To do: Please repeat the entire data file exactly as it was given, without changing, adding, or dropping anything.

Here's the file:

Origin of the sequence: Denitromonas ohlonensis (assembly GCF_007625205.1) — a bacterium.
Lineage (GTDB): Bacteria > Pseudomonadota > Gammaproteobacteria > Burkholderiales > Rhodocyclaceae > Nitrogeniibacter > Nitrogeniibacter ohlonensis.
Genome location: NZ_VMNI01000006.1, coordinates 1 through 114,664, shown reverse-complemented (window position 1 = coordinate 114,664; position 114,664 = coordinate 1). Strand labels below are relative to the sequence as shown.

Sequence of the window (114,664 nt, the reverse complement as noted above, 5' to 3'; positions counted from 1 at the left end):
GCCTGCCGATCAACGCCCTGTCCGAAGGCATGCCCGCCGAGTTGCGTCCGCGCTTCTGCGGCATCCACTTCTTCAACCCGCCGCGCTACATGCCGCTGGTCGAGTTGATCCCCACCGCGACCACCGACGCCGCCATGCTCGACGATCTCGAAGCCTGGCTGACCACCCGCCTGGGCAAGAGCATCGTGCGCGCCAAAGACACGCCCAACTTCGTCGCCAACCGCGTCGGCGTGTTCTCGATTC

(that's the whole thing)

Origin of the sequence: Denitromonas ohlonensis (assembly GCF_007625205.1) — a bacterium.
Lineage (GTDB): Bacteria > Pseudomonadota > Gammaproteobacteria > Burkholderiales > Rhodocyclaceae > Nitrogeniibacter > Nitrogeniibacter ohlonensis.
Genome location: NZ_VMNI01000006.1, coordinates 1 through 114,664, shown reverse-complemented (window position 1 = coordinate 114,664; position 114,664 = coordinate 1). Strand labels below are relative to the sequence as shown.

Sequence of the window (114,664 nt, the reverse complement as noted above, 5' to 3'; positions counted from 1 at the left end):
GCCTGCCGATCAACGCCCTGTCCGAAGGCATGCCCGCCGAGTTGCGTCCGCGCTTCTGCGGCATCCACTTCTTCAACCCGCCGCGCTACATGCCGCTGGTCGAGTTGATCCCCACCGCGACCACCGACGCCGCCATGCTCGACGATCTCGAAGCCTGGCTGACCACCCGCCTGGGCAAGAGCATCGTGCGCGCCAAAGACACGCCCAACTTCGTCGCCAACCGCGTCGGCGTGTTCTCGATTC